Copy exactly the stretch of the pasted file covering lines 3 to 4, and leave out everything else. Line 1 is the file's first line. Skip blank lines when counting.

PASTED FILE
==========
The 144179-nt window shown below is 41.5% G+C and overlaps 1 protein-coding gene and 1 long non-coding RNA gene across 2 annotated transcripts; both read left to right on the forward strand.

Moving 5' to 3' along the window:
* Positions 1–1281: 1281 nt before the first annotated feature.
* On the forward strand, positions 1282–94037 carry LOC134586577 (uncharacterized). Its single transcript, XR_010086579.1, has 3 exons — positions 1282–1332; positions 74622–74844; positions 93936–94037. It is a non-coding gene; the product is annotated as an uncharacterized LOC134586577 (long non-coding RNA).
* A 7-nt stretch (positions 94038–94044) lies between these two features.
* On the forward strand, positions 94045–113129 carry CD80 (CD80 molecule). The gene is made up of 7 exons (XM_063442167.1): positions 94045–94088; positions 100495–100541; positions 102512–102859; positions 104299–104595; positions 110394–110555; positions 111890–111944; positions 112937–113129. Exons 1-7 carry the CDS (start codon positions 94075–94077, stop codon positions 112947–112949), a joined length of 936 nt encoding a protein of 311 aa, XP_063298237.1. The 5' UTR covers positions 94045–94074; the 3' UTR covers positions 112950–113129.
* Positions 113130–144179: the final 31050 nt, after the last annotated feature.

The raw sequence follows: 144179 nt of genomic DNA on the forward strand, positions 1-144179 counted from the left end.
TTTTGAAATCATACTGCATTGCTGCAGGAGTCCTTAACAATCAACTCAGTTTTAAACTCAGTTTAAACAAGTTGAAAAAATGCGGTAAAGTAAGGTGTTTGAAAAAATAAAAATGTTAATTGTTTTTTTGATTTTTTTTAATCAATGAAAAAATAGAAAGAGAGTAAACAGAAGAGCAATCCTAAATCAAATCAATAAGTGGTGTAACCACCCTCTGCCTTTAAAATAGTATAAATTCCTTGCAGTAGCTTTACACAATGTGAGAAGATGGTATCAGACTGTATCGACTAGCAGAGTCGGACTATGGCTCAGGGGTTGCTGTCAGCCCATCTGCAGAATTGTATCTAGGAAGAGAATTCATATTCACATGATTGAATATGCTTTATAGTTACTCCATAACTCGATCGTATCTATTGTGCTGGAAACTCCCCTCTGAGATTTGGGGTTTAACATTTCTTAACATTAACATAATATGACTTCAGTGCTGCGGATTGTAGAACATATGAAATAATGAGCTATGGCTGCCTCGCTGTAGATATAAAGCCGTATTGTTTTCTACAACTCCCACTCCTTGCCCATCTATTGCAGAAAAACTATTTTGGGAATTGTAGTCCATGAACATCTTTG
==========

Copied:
* Positions 1–1281: 1281 nt before the first annotated feature.
* On the forward strand, positions 1282–94037 carry LOC134586577 (uncharacterized). Its single transcript, XR_010086579.1, has 3 exons — positions 1282–1332; positions 74622–74844; positions 93936–94037. It is a non-coding gene; the product is annotated as an uncharacterized LOC134586577 (long non-coding RNA).